Michael Kenyon

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Meet The Experts:

Michael Kenyon

Dec. 2 2019

Here we speak to Michael Kenyon, technical lead for the electrical discipline at Bureau Veritas, about innovation, changing customer needs and much more.

What is your role at Bureau Veritas?

I am technical lead for the electrical discipline, which involves overall responsibility for technical governance for all electrical activities in BV UK. This includes:

  • Competency management of over 60 engineers  
  • Defining the training and supervision requirements for different testing and inspection activities
  • Developing new service lines
  • Developing and maintaining technical inspection procedures
  • Assisting business unit and clients with technical enquiries and queries
  • Assisting key accounts with technical lead account management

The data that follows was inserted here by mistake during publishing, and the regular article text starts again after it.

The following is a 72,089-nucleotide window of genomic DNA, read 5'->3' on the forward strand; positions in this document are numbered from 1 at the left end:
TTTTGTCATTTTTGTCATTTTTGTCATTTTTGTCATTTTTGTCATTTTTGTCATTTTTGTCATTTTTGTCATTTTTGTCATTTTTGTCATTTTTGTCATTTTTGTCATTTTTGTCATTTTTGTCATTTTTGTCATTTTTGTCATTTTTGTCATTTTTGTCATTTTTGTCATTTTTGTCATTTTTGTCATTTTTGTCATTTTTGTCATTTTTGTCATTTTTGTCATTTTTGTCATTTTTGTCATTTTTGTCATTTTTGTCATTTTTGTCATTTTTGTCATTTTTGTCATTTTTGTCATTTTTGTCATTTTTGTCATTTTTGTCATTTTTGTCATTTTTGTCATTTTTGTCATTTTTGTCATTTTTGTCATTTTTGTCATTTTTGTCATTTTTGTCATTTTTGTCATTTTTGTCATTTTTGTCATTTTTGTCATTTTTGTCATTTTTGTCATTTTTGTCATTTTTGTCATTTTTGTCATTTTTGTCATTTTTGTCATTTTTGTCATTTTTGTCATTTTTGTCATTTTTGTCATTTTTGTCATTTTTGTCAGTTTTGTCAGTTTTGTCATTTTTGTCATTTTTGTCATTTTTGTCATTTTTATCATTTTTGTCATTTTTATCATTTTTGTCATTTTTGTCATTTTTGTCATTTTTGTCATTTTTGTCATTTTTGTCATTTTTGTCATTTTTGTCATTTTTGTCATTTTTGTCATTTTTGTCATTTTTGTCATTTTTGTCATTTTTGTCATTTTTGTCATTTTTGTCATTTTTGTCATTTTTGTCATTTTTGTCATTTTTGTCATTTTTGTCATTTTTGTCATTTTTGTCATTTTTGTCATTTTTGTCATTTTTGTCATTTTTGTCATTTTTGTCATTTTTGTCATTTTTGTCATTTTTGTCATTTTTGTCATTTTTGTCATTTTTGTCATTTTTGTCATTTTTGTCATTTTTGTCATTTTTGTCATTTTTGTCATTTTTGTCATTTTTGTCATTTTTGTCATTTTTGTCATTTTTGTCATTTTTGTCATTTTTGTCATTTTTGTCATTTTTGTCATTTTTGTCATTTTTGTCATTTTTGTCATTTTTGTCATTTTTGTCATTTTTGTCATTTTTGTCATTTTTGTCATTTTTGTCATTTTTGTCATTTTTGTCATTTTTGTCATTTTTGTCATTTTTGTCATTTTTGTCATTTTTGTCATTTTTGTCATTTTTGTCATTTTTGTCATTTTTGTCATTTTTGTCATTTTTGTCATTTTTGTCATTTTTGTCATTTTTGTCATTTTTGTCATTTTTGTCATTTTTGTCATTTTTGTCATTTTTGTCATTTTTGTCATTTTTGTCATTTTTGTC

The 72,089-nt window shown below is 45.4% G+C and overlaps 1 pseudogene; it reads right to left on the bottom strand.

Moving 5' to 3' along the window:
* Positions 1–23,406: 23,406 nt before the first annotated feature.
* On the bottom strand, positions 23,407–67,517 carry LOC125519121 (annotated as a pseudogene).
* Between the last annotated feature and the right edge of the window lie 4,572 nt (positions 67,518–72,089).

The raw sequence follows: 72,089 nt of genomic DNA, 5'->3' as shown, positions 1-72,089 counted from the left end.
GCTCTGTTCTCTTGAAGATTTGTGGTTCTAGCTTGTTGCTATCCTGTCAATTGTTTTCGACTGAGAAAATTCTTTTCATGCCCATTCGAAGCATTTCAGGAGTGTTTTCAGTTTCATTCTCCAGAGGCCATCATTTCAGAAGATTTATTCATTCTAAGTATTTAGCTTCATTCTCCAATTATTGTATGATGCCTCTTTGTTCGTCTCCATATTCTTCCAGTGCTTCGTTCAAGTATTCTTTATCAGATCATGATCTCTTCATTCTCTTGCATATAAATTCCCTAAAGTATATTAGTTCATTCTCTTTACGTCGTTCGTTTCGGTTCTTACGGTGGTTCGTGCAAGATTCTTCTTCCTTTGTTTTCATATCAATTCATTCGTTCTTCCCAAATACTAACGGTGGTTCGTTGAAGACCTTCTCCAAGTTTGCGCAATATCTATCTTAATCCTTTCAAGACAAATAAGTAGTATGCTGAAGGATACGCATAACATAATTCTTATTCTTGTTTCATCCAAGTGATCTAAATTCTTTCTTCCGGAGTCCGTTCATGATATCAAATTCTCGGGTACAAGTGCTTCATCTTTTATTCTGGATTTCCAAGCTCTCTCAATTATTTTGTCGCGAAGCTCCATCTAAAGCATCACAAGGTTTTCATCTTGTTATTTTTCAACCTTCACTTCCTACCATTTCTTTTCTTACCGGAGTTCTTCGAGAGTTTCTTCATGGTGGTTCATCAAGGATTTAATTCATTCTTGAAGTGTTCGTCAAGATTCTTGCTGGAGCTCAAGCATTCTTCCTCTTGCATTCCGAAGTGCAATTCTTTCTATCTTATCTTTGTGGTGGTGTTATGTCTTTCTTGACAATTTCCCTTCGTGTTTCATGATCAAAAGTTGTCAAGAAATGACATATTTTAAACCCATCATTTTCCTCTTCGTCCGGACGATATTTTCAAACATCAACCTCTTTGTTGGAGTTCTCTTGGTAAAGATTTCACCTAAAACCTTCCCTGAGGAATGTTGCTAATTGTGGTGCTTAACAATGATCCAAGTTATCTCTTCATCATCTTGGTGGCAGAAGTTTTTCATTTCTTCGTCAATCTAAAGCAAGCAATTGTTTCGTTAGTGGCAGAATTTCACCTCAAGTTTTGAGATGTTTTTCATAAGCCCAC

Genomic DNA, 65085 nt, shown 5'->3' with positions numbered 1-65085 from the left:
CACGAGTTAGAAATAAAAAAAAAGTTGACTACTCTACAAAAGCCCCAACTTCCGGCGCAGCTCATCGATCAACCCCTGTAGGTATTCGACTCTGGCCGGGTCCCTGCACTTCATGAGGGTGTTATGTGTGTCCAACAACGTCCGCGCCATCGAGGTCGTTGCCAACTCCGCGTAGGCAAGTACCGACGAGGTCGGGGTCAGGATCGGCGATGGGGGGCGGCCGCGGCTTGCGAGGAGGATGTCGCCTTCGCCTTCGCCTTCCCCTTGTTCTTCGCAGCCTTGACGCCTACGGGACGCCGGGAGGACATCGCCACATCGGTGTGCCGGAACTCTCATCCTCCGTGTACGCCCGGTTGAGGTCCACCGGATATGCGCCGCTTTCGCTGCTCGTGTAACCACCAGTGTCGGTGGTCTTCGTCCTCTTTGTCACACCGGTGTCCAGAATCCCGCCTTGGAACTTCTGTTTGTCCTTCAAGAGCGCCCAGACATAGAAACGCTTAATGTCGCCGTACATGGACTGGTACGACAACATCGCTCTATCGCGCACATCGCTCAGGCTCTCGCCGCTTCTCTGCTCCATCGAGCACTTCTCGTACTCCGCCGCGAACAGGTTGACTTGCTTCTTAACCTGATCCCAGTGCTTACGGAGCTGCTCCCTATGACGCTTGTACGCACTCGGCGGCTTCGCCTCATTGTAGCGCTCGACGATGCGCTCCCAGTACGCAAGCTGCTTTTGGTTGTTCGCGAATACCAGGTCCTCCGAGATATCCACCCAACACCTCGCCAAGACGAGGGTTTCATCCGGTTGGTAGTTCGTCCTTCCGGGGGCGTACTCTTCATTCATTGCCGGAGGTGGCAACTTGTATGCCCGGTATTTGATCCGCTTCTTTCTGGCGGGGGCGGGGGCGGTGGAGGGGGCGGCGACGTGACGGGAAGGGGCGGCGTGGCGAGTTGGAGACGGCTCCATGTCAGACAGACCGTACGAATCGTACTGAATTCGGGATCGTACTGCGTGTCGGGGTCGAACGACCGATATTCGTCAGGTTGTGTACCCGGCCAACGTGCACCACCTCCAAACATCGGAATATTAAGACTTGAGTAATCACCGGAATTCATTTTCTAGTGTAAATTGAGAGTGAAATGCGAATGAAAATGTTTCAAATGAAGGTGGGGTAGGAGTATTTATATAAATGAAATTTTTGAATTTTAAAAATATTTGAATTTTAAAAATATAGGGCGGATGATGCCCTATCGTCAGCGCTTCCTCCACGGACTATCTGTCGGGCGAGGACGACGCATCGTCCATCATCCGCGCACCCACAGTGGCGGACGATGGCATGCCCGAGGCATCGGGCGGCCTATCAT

• Assisting our bid team and sales to help secure new clients   

What challenges do your clients face and how are you / Bureau Veritas able to support?

Electrical compliance is complicated; there is no direct statutory obligation to test and inspect electrical installations, but a series of guidance notes. We support clients by creating bespoke specifications to fit within their current maintenance schemes and achieve overall compliance.

Education is also a big issue in electrical compliance. I personally deliver duty holder training to our clients, focussing on responsibilities of a duty holder, electrical safety and developing a comprehensive compliance strategy.